The end of verse 20 contains a second faith builder: "praying in the Holy Spirit"—this is the only occurrence of this exact phrase in Scripture. Wuest explains that "in the Holy Spirit "is locative of sphere. That is, all true prayer is exercised in the sphere of the Holy Spirit, motivated and empowered by Him.

What is prayer? The bottom line is: Prayer is asking God for things. I know that we should come to God with more than asking. We should come with confession, thanksgiving, and praise. In a broad sense, prayer includes all that. But, speaking precisely, prayer is asking God for something. God's will is that we, His creatures, ask Him for things. And it is not just His will, it is His delight:

The sacrifice of the wicked is an abomination to the LORD, But the prayer of the upright is His delight. Proverbs 15:8 NASB

If prayer is asking God for things, and He delights in our prayer, then God loves to be asked for things. But why does Yahweh delight in our prayers? I think that it is because prayer is an act of dependence. It is an opportunity to express our devotion to Yahweh and our dependence upon Him. It is an act of dedicating ourselves, saying, "Yahweh, I need You." The biggest reason we don't pray is that we don't feel a dependence upon God. We think we can do it ourselves. Ever since Adam and Eve, man has vastly overestimated his ability. So we think, "I don't need to pray, because this is something I just do." Our biggest problem is admitting we need God's help. You have to be honest to God, "I admit I am inadequate. I am helpless. I need Your help in this situation."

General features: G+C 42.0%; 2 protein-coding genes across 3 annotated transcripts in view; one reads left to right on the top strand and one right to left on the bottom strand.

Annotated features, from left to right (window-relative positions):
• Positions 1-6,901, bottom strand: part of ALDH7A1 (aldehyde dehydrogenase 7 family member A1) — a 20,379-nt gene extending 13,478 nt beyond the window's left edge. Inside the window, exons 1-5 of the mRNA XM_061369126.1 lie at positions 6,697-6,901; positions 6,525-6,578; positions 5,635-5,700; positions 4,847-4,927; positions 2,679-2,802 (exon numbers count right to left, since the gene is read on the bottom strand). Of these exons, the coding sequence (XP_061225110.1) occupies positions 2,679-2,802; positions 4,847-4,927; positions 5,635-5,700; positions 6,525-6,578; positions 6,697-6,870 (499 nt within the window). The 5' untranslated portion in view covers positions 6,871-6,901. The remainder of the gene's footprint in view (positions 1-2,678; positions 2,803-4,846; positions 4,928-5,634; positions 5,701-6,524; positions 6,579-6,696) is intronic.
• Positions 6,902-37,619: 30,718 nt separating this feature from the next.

As long as you think you're self sufficient, prayer can have no meaning for you. You think you've got it all together. Prayer is an act of dependence: "Yahweh, I admit I have a need. I need Your help in my life." Prayer is a declaration of dependence upon Yahweh. It's our way of saying to Elohim, "I need your help, I can't do this myself." And Yahweh is glorified in man's dependence.

This means that while I'm working on building myself up in the faith, I'm doing it in dependence upon Yahweh. I'm dependant upon Him to teach me as I study His Word.

What does it mean "praying in the Holy Spirit"? There are some people who would jump on this and say it means speaking in tongues. It doesn't mean that at all. It doesn't have anything to do with that. If you were to examine every prayer prayed in the Bible, and if you were to study every passage in the Bible which taught about prayer, you would not find anything, anywhere, anytime, that even suggests that prayer should ever be unintelligible:

"And when you are praying, do not use meaningless repetition as the Gentiles do, for they suppose that they will be heard for their many words. Matthew 6:7 NASB

The word "repetitions" is the Greek word battologeo, which comes from the verb, legeo, (to speak) and the prefix batta. Batta is a figure of speech that in English we call an "onomatopoeia," which is a word that sounds like what it is,(buzz, zip, zing, rip). Yeshua was literally saying, "When you pray don't say, "Batta, batta, batta," the gibberish that the pagans offer to their gods.

Praying in the Spirit is to pray in dependence on the Spirit, in accordance with God's Word. The Spirit will never lead us to pray contrary to the will of God as revealed in the Word of God. To pray in the Spirit is to pray according to God's revealed will in His Word. We are praying not that our will be done, but, "Thy will be done":

And He went a little beyond them, and fell on His face and prayed, saying, "My Father, if it is possible, let this cup pass from Me; yet not as I will, but as You will." Matthew 26:39 NASB

When we pray for Yahweh's will we are praying in the Spirit. Our prayer should be like this, "We know that Your will is perfect. We know that You have given us this situation, this problem; You have presented this difficulty before us. You are the One who has brought about our physical ailment or these developments that have cost us financially. You are the One, Father, who has brought this person into my life that is so much of a thorn in my flesh. You are the One who is bringing this situation and has allowed these things to occur, so I must pray, 'not my will, but Thine be done.'" This is praying in the Spirit.